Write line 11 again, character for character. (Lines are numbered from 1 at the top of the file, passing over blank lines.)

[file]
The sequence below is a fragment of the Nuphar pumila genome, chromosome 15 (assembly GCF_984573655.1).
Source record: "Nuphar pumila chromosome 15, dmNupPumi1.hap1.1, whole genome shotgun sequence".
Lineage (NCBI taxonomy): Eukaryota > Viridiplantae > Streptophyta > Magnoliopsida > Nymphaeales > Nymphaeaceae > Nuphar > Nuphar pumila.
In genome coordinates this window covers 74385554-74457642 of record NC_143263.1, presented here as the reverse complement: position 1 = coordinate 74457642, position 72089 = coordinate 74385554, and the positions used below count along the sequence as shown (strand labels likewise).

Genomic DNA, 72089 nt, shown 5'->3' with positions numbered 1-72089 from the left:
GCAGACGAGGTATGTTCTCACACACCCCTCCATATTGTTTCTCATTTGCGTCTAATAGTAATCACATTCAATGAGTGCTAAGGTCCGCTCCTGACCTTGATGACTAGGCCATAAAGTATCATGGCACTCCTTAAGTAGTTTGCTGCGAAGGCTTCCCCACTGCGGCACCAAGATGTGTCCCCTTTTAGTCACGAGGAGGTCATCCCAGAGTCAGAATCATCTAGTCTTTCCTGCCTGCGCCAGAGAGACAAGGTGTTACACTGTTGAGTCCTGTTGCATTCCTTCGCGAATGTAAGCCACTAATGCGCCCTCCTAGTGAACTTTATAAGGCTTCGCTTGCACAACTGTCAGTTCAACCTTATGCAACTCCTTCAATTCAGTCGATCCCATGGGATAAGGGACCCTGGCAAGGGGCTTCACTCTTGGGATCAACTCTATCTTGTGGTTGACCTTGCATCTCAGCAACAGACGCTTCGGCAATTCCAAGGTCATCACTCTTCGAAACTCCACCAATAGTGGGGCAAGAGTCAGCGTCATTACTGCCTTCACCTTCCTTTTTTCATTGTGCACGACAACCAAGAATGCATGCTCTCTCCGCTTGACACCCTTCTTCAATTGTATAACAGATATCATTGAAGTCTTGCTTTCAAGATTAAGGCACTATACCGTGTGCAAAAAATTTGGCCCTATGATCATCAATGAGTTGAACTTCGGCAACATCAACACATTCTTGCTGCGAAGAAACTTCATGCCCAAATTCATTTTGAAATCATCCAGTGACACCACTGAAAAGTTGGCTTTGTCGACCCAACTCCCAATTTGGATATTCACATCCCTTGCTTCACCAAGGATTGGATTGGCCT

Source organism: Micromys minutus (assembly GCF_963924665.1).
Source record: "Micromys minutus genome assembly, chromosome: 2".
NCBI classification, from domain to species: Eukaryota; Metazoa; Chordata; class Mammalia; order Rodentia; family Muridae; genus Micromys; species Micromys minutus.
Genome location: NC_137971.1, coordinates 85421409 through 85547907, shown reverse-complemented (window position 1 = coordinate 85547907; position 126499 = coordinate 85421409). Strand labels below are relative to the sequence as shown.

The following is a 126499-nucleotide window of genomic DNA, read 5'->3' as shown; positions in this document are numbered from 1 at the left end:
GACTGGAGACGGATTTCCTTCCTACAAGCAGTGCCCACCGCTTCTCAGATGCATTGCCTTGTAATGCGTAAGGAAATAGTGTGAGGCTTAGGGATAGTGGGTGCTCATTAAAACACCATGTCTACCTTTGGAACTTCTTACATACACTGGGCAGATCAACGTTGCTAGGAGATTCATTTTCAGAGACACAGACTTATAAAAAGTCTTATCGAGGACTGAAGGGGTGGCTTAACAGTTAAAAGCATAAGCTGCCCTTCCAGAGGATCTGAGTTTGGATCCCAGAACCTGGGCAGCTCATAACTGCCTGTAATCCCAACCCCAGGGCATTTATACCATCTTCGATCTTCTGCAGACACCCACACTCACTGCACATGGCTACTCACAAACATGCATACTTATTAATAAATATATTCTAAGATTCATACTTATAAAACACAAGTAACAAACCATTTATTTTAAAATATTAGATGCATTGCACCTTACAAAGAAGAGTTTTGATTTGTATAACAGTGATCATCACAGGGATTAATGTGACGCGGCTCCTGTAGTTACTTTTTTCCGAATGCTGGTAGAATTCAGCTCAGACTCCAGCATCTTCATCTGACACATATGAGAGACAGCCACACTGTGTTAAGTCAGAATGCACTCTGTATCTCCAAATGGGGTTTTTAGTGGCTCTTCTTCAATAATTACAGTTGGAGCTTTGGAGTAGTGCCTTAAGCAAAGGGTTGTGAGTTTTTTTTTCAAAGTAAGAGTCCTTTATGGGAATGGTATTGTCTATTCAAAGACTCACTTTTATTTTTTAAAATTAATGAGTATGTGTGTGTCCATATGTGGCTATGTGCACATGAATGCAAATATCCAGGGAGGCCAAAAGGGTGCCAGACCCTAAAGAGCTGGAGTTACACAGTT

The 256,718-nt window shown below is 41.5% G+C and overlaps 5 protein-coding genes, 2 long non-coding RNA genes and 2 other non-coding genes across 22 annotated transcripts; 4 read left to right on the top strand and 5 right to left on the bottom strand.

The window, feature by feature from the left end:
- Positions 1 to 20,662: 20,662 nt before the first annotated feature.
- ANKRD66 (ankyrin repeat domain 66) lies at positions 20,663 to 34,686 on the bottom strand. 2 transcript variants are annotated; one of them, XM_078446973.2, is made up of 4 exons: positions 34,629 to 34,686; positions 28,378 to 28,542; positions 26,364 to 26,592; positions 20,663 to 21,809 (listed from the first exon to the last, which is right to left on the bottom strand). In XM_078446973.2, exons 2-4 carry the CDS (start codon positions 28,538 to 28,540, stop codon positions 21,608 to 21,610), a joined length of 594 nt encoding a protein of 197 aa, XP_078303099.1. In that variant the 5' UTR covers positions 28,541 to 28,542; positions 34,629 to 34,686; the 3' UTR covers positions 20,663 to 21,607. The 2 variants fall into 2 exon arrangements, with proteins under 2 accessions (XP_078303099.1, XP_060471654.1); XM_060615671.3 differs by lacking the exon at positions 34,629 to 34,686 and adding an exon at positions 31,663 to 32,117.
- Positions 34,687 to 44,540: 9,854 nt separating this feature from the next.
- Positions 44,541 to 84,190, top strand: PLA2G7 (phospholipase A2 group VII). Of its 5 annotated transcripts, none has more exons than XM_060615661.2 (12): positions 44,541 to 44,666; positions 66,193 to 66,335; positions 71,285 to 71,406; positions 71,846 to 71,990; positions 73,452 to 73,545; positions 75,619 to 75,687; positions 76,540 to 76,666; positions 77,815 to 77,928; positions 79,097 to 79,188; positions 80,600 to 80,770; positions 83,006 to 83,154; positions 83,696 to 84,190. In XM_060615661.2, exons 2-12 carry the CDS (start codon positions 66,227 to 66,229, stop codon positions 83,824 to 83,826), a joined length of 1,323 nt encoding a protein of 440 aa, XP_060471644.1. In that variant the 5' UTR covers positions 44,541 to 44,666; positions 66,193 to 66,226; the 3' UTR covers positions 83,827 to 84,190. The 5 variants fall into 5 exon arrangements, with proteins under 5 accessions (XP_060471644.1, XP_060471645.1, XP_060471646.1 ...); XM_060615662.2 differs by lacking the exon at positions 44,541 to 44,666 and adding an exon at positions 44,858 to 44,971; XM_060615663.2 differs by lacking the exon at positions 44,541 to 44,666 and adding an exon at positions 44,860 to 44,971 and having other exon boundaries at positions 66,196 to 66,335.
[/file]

The following is a 126499-nucleotide window of genomic DNA, read 5'->3' as shown; positions in this document are numbered from 1 at the left end: